Heart disease, most often in the form of ]]>coronary artery disease]]> (CAD), is the leading cause of death for both men and women in the United States. With CAD, narrowed coronary arteries reduce blood and oxygen flow to the heart muscle (a condition also known as myocardial ischemia ) and place a person at risk for ]]>heart attack]]> and other cardiovascular events. On the bright side, many risk factors for heart disease are modifiable– overweight and physical inactivity being among them. Currently in the US, nearly two-thirds of adults are overweight and over one third are obese.

While “ ]]>obesity]]> and overweight” and “sedentary lifestyle” are listed separately as risk factors for heart disease, weight and physical fitness are clearly interrelated. There has been little research, however, questioning exactly how these two variables independently affect the risk of heart disease. This prompted researchers to conduct the Women’s Ischemia Syndrome Evaluation (WISE), funded by the National Heart, Lung, and Blood Institute (NHLB).

The results of this study, published in the September 8, 2004 issue of the Journal of the American Medical Association , revealed that among women with suspected heart disease, higher physical fitness levels were associated with less obstruction of the coronary arteries and fewer cardiovascular events such as heart attack. At the same time, overweight levels were not significantly associated with either of these outcomes.

About the Study

WISE is the most comprehensive study to date of independent heart disease risks associated with obesity and physical activity. It was also the first to evaluate these risk factors in women who were already exhibiting symptoms of heart disease.

From 1996 to 2000, 936 women with chest discomfort, suspected ischemia, or both were enrolled in the WISE study at 4 academic medical centers. Obesity was measured by way of Body Mass Index (BMI), waist circumference, waist-hip ratio, and waist-height ratio. Physical fitness was measured both by self-report of fitness capacity, and by estimates of activity at home, work, and leisure.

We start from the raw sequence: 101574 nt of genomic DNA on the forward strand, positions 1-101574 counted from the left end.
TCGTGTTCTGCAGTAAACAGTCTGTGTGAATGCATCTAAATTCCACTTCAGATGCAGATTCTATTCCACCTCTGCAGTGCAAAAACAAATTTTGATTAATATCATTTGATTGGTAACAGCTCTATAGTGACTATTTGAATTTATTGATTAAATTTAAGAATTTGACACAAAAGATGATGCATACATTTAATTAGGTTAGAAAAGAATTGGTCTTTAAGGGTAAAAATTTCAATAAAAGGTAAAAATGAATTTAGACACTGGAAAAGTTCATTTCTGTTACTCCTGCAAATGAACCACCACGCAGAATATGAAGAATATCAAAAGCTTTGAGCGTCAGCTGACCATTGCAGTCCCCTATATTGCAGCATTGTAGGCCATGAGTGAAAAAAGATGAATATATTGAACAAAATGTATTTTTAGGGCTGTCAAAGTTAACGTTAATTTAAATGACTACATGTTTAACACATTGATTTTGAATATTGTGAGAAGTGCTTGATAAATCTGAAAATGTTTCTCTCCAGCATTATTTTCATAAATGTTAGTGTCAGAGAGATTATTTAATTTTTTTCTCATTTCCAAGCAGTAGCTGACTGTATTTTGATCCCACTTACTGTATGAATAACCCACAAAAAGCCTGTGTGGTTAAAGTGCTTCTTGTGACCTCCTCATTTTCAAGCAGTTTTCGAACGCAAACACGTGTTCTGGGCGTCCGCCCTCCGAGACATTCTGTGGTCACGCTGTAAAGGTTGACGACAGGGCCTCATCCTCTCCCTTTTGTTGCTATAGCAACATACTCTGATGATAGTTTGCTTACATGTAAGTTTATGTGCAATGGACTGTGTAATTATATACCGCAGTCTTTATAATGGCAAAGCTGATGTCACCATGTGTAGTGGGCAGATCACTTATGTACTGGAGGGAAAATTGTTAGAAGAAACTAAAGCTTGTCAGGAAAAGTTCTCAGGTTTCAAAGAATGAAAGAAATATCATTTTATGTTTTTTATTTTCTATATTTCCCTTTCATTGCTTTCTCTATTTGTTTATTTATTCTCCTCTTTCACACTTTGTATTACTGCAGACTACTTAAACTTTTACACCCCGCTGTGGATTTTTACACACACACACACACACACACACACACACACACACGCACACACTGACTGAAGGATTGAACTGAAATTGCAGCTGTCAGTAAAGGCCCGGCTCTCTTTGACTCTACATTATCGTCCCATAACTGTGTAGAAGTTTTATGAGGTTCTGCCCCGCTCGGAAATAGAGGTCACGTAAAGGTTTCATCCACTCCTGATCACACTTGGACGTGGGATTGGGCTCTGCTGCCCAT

Researchers also measured blockages in the subjects’ coronary arteries using a test called coronary angiography, which takes x-ray images as a dye passes through them. Finally, the researches gathered information on the incidence of adverse cardiovascular events through follow-up interviews with both patients and referring physicians for an average of four years. An adverse cardiovascular event was defined as death or hospitalization due to heart attack, stroke, congestive heart failure, or other vascular complications.

The Findings

Out of 906 participants, 76% were overweight (defined as having a BMI of over 25), and 70% had low scores on the fitness capacity questionnaire. As for presence of heart disease, 39% tested positive for blockages in their coronary arteries upon enrollment, and during follow-up, 51% experienced an adverse coronary event. Eight percent died.To isolate the impacts of overweight and physical inactivity on CAD, results were adjusted to account for other CAD risk factors such as age, diabetes, use of hormone therapy, blood pressure, cholesterol levels, blood sugar levels, previous smoking, and aspirin use. These adjustments significantly reduced the apparent affects of both obesity and physical fitness level on severity of heart disease.

After the adjustments, overweight women were more likely than normal weight women to have concurrant other coronary risk factors, but were not more likely to have coronary artery obstruction or to experience adverse coronary events. But women with lower physical fitness scores were more likely to have other coronary risk factors and coronary artery obstruction. Furthermore, as their physical fitness level increased, there risk of adverse coronary events decreased. Thus, a stronger protective association was found between physical fitness and CAD than weight and CAD. 

How Does This Affect You?

The WISE results suggest that physical inactivity may be a more powerful risk factor for heart disease than overweight and obesity. Although doctors should and will continue to recommend weight reduction in their overweight patients at risk for CAD, this study suggests that an even greater emphasis should be made on physical fitness in the fight against this disease among women.

While these findings are certainly useful, they also point out how risk factors for coronary heart disease, and all chronic disease for that matter, are complex and difficult to tease apart. In fact, another study published in the same issue of the Journal of the American Medical Association found that, in direct contrast to impact on heart disease, overweight and obesity were more predictive of diabetes, than the level of physical activity. And diabetes, of course, is one of the most important risk factors for CAD.